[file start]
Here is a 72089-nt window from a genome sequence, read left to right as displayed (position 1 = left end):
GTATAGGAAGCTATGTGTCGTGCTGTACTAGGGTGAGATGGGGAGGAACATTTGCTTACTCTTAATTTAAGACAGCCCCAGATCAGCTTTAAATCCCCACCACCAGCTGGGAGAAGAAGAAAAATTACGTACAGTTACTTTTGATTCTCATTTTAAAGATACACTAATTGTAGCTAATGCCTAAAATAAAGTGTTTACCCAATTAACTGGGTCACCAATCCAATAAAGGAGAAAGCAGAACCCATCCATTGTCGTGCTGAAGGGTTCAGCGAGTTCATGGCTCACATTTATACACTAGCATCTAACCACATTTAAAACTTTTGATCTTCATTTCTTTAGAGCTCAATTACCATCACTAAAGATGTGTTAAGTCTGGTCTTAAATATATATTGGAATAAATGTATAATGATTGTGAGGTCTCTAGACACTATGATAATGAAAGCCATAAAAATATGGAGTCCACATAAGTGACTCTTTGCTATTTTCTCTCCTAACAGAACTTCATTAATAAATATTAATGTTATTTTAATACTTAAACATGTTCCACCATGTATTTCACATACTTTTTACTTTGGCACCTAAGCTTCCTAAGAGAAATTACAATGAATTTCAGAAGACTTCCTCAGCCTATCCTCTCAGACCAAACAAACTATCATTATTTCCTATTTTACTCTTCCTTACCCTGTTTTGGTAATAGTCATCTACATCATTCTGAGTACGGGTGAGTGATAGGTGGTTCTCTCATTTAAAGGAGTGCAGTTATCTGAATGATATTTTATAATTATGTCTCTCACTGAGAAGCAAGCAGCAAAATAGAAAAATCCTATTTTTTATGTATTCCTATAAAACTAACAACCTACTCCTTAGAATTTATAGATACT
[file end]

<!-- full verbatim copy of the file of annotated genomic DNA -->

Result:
Here is a 72089-nt window from a genome sequence, read left to right as displayed (position 1 = left end):
GTATAGGAAGCTATGTGTCGTGCTGTACTAGGGTGAGATGGGGAGGAACATTTGCTTACTCTTAATTTAAGACAGCCCCAGATCAGCTTTAAATCCCCACCACCAGCTGGGAGAAGAAGAAAAATTACGTACAGTTACTTTTGATTCTCATTTTAAAGATACACTAATTGTAGCTAATGCCTAAAATAAAGTGTTTACCCAATTAACTGGGTCACCAATCCAATAAAGGAGAAAGCAGAACCCATCCATTGTCGTGCTGAAGGGTTCAGCGAGTTCATGGCTCACATTTATACACTAGCATCTAACCACATTTAAAACTTTTGATCTTCATTTCTTTAGAGCTCAATTACCATCACTAAAGATGTGTTAAGTCTGGTCTTAAATATATATTGGAATAAATGTATAATGATTGTGAGGTCTCTAGACACTATGATAATGAAAGCCATAAAAATATGGAGTCCACATAAGTGACTCTTTGCTATTTTCTCTCCTAACAGAACTTCATTAATAAATATTAATGTTATTTTAATACTTAAACATGTTCCACCATGTATTTCACATACTTTTTACTTTGGCACCTAAGCTTCCTAAGAGAAATTACAATGAATTTCAGAAGACTTCCTCAGCCTATCCTCTCAGACCAAACAAACTATCATTATTTCCTATTTTACTCTTCCTTACCCTGTTTTGGTAATAGTCATCTACATCATTCTGAGTACGGGTGAGTGATAGGTGGTTCTCTCATTTAAAGGAGTGCAGTTATCTGAATGATATTTTATAATTATGTCTCTCACTGAGAAGCAAGCAGCAAAATAGAAAAATCCTATTTTTTATGTATTCCTATAAAACTAACAACCTACTCCTTAGAATTTATAGATACT